Monday, July 7, 2014
On one hand, many Americans act like they have all the answers. There never seems to be a shortage of strong opinions. On the other hand, they also act like everyone else is smarter than they are. They follow the latest trends and fashions, like a flock of sheep. A favorite advertising and political enticement confidently declares that everyone else is buying this product or thinking this way, so you should too. You hear this so often simply because it works.
If you don’t believe me, listen to the ads, look at the billboards, read the newspapers or listen to your friends. We are confronted with hundreds of ads and political messages every day and the emphasis, in many cases, is how excited everyone else is about a movie, book, product or policy decision. Why would they report the box office winners at the movies every week? Why should we care?
This list of headlines shows typical examples of this popular-equals-good pitch: “The top iPhone and iPad apps;” news and Internet searches that are “Trending Now;” “the highly anticipated iWatch is expected to become a best-selling device with consumers”; “be the first of your friends to see the hottest trending videos on youtube”; best-selling or most-popular: books, cars, dogs, food items, soft drinks, and diet aids. Likewise in politics the polls are so important, not just to tell what people are thinking or which way voters are leaning on a particular issue, but also to influence those who have not made up their minds or locked in their choices.
Here is an interesting experiment conducted in 2006 by researchers at Princeton University. They created a number of artificial “music markets’’ and allowed 14,341 participants to rate and download 48 songs that were previously unknown to them. About half of the participants were asked to preview and download songs based only on their tastes and preferences. This independent ranking served as a proxy for the quality of a song. The rest of the participants were randomly divided into eight groups. They reviewed the same songs but were also allowed to see how often others within their group had downloaded each of the songs. Some saw the songs listed in random order with download totals. Others saw an ordered list, top to bottom, showing of the preference of others within their group.
Results clearly showed the power of social influence, which in this case was restricted to information about the choices of others (not advertising, social media or other sources of information). All eight social-influence groups “exhibit greater inequality – meaning popular songs are more popular and unpopular songs are less popular - than the world in which individuals make decisions independently.” In addition, the top-to-bottom listing, as we so often see in the press, told a larger story: “as individuals are subject to stronger forms of social influence, the collective outcomes will become increasingly unequal.” Finally, "songs of any given quality can experience a wide range of outcomes…In general, the best songs never do very badly, and the worst songs never do extremely well, but almost any other result is possible.” The more influence the players experienced, the more often they chose a song.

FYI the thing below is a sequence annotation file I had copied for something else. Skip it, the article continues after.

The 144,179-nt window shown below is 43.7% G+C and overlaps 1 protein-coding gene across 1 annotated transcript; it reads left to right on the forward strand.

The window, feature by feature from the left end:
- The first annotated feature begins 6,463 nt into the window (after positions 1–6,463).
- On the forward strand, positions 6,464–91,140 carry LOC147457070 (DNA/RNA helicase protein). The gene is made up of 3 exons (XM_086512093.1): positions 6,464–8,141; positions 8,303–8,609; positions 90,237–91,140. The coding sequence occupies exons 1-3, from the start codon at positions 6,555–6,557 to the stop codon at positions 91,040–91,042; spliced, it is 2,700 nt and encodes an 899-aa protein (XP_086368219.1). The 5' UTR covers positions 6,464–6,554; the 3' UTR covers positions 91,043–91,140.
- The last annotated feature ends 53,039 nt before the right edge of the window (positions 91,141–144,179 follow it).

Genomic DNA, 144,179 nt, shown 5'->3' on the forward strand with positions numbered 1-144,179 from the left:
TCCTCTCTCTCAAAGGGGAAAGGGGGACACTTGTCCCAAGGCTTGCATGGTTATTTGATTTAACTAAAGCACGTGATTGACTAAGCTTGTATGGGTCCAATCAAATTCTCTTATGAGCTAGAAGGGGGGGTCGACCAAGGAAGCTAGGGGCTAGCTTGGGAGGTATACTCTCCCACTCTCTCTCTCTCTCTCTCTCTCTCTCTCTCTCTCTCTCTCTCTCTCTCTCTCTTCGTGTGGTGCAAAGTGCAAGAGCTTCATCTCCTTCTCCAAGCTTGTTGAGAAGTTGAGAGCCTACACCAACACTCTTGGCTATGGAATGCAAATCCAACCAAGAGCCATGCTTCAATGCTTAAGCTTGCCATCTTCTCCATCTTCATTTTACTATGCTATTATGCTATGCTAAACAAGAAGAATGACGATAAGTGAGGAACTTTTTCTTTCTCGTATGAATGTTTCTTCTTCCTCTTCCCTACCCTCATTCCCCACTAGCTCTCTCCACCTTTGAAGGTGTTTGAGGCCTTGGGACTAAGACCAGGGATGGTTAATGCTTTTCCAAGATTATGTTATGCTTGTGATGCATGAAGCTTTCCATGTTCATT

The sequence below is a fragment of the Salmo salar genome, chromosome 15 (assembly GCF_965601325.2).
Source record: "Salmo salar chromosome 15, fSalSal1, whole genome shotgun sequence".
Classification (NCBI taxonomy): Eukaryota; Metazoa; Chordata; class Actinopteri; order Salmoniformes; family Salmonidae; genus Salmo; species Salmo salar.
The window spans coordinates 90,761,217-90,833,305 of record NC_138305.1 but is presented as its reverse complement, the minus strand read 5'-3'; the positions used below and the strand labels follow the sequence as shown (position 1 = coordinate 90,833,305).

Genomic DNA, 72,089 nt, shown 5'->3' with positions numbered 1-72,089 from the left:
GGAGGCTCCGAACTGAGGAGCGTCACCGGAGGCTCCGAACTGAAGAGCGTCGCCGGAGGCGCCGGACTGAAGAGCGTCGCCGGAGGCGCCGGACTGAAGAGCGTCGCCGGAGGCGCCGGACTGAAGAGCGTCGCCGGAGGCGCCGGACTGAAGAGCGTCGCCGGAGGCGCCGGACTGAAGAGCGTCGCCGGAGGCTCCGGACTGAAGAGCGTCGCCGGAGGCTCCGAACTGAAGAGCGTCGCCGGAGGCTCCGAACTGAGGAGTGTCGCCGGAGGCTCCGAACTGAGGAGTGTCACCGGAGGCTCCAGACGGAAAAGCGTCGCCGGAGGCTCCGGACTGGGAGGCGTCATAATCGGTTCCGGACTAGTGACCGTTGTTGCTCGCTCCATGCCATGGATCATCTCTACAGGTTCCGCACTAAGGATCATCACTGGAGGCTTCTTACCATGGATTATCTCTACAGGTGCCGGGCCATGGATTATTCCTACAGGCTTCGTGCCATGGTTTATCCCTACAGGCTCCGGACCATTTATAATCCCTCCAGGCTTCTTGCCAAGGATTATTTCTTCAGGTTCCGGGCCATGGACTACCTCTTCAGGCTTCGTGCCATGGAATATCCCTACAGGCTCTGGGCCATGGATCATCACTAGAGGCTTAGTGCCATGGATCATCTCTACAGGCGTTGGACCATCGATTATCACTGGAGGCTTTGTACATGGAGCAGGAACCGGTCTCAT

This led an author not involved in the study to comment: “In many domains people are tempted to think, after the fact, that an outcome was entirely predictable, and that the success of a musician, an actor, an author, or a politician was inevitable in light of his or her skills and characteristics. Beware of that temptation…Today’s hot singer is probably indistinguishable from dozens and even hundreds of equally talented performers whose names you’ve never heard.” (Source: Thaler and Sullivan, Nudge. Yale University Press, New Haven, 2008, p. 63.) Those who reach stardom do so by riding a wave of popularity (or hype), not necessarily by virtue of their unique or exceptional abilities.
Americans buy things and do things because others Americans buy them or do them. Young people declare their individuality by copying others, by following the crowd. They dress alike, talk alike, follow the same entertainers, pierce their bodies and get tattoos. Ironically, they express their individuality by being afraid to be different from their peer group so they can grow up to be conformist adults, letting others tell them how they should look, what they should drive, and what they should think. We have too few individuals, non-conformists, or iconoclasts. Too few who are willing to think for themselves, a situation that leads to our accepting, even clamoring for, inferior products, services and political leadership. Popularity can drive out quality without us noticing.